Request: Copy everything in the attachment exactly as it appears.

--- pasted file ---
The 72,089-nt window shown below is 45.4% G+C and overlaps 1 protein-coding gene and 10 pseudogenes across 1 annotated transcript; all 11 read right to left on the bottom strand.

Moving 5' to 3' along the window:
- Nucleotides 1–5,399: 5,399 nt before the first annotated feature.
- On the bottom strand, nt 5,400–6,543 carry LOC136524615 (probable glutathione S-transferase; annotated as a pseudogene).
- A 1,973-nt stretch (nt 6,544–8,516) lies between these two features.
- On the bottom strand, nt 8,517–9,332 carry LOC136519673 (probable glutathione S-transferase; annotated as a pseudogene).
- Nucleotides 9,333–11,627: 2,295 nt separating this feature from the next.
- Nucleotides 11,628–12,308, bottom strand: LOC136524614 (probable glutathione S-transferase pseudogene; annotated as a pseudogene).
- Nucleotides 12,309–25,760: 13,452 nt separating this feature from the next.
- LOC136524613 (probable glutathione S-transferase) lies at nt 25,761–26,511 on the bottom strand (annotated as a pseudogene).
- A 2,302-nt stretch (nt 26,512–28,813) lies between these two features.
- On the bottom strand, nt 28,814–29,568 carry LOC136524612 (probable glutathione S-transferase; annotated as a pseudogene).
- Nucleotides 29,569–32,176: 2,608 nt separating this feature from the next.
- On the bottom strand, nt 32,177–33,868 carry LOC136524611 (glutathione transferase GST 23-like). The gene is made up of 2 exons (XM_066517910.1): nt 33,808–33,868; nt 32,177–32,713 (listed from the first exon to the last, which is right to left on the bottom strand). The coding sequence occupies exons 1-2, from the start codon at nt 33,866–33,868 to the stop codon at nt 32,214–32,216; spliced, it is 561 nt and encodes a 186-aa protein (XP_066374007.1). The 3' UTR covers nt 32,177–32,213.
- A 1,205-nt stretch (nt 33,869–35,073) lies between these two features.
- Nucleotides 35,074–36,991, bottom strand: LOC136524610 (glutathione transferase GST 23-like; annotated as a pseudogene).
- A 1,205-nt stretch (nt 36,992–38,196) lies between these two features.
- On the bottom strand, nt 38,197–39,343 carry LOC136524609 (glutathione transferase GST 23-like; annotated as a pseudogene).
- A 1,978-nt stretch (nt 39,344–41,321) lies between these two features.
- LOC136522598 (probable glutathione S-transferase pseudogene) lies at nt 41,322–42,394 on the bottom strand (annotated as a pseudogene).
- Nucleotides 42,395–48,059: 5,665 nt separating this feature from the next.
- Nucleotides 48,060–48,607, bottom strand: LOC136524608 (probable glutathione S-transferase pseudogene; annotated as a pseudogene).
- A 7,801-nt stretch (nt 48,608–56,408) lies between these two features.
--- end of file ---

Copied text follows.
The 72,089-nt window shown below is 45.4% G+C and overlaps 1 protein-coding gene and 10 pseudogenes across 1 annotated transcript; all 11 read right to left on the bottom strand.

Moving 5' to 3' along the window:
- Nucleotides 1–5,399: 5,399 nt before the first annotated feature.
- On the bottom strand, nt 5,400–6,543 carry LOC136524615 (probable glutathione S-transferase; annotated as a pseudogene).
- A 1,973-nt stretch (nt 6,544–8,516) lies between these two features.
- On the bottom strand, nt 8,517–9,332 carry LOC136519673 (probable glutathione S-transferase; annotated as a pseudogene).
- Nucleotides 9,333–11,627: 2,295 nt separating this feature from the next.
- Nucleotides 11,628–12,308, bottom strand: LOC136524614 (probable glutathione S-transferase pseudogene; annotated as a pseudogene).
- Nucleotides 12,309–25,760: 13,452 nt separating this feature from the next.
- LOC136524613 (probable glutathione S-transferase) lies at nt 25,761–26,511 on the bottom strand (annotated as a pseudogene).
- A 2,302-nt stretch (nt 26,512–28,813) lies between these two features.
- On the bottom strand, nt 28,814–29,568 carry LOC136524612 (probable glutathione S-transferase; annotated as a pseudogene).
- Nucleotides 29,569–32,176: 2,608 nt separating this feature from the next.
- On the bottom strand, nt 32,177–33,868 carry LOC136524611 (glutathione transferase GST 23-like). The gene is made up of 2 exons (XM_066517910.1): nt 33,808–33,868; nt 32,177–32,713 (listed from the first exon to the last, which is right to left on the bottom strand). The coding sequence occupies exons 1-2, from the start codon at nt 33,866–33,868 to the stop codon at nt 32,214–32,216; spliced, it is 561 nt and encodes a 186-aa protein (XP_066374007.1). The 3' UTR covers nt 32,177–32,213.
- A 1,205-nt stretch (nt 33,869–35,073) lies between these two features.
- Nucleotides 35,074–36,991, bottom strand: LOC136524610 (glutathione transferase GST 23-like; annotated as a pseudogene).
- A 1,205-nt stretch (nt 36,992–38,196) lies between these two features.
- On the bottom strand, nt 38,197–39,343 carry LOC136524609 (glutathione transferase GST 23-like; annotated as a pseudogene).
- A 1,978-nt stretch (nt 39,344–41,321) lies between these two features.
- LOC136522598 (probable glutathione S-transferase pseudogene) lies at nt 41,322–42,394 on the bottom strand (annotated as a pseudogene).
- Nucleotides 42,395–48,059: 5,665 nt separating this feature from the next.
- Nucleotides 48,060–48,607, bottom strand: LOC136524608 (probable glutathione S-transferase pseudogene; annotated as a pseudogene).
- A 7,801-nt stretch (nt 48,608–56,408) lies between these two features.